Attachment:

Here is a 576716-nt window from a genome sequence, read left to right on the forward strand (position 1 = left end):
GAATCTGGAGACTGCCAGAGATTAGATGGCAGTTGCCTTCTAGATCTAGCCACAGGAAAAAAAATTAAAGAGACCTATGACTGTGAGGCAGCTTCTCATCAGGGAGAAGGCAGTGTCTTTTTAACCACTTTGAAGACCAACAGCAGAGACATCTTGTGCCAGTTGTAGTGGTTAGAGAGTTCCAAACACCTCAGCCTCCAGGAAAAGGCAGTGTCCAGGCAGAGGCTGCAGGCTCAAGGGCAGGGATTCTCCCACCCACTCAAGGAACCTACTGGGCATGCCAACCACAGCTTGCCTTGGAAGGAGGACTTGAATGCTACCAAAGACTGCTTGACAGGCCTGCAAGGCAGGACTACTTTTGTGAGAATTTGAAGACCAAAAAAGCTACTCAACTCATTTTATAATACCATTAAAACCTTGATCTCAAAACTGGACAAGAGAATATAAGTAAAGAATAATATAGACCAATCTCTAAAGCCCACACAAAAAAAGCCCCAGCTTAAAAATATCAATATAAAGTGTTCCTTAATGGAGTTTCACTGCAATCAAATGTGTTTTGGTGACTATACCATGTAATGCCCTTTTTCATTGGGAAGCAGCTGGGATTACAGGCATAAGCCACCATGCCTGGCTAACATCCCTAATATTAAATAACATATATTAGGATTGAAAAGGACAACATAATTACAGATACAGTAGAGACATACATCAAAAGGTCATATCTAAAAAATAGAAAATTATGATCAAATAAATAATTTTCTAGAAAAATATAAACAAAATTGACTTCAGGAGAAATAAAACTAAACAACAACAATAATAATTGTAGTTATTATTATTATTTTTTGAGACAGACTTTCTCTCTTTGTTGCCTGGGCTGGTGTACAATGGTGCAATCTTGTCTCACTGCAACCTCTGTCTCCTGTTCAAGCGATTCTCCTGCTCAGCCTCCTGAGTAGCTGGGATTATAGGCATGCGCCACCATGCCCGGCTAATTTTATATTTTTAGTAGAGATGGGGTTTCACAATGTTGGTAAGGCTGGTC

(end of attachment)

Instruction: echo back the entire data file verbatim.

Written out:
Here is a 576716-nt window from a genome sequence, read left to right on the forward strand (position 1 = left end):
GAATCTGGAGACTGCCAGAGATTAGATGGCAGTTGCCTTCTAGATCTAGCCACAGGAAAAAAAATTAAAGAGACCTATGACTGTGAGGCAGCTTCTCATCAGGGAGAAGGCAGTGTCTTTTTAACCACTTTGAAGACCAACAGCAGAGACATCTTGTGCCAGTTGTAGTGGTTAGAGAGTTCCAAACACCTCAGCCTCCAGGAAAAGGCAGTGTCCAGGCAGAGGCTGCAGGCTCAAGGGCAGGGATTCTCCCACCCACTCAAGGAACCTACTGGGCATGCCAACCACAGCTTGCCTTGGAAGGAGGACTTGAATGCTACCAAAGACTGCTTGACAGGCCTGCAAGGCAGGACTACTTTTGTGAGAATTTGAAGACCAAAAAAGCTACTCAACTCATTTTATAATACCATTAAAACCTTGATCTCAAAACTGGACAAGAGAATATAAGTAAAGAATAATATAGACCAATCTCTAAAGCCCACACAAAAAAAGCCCCAGCTTAAAAATATCAATATAAAGTGTTCCTTAATGGAGTTTCACTGCAATCAAATGTGTTTTGGTGACTATACCATGTAATGCCCTTTTTCATTGGGAAGCAGCTGGGATTACAGGCATAAGCCACCATGCCTGGCTAACATCCCTAATATTAAATAACATATATTAGGATTGAAAAGGACAACATAATTACAGATACAGTAGAGACATACATCAAAAGGTCATATCTAAAAAATAGAAAATTATGATCAAATAAATAATTTTCTAGAAAAATATAAACAAAATTGACTTCAGGAGAAATAAAACTAAACAACAACAATAATAATTGTAGTTATTATTATTATTTTTTGAGACAGACTTTCTCTCTTTGTTGCCTGGGCTGGTGTACAATGGTGCAATCTTGTCTCACTGCAACCTCTGTCTCCTGTTCAAGCGATTCTCCTGCTCAGCCTCCTGAGTAGCTGGGATTATAGGCATGCGCCACCATGCCCGGCTAATTTTATATTTTTAGTAGAGATGGGGTTTCACAATGTTGGTAAGGCTGGTC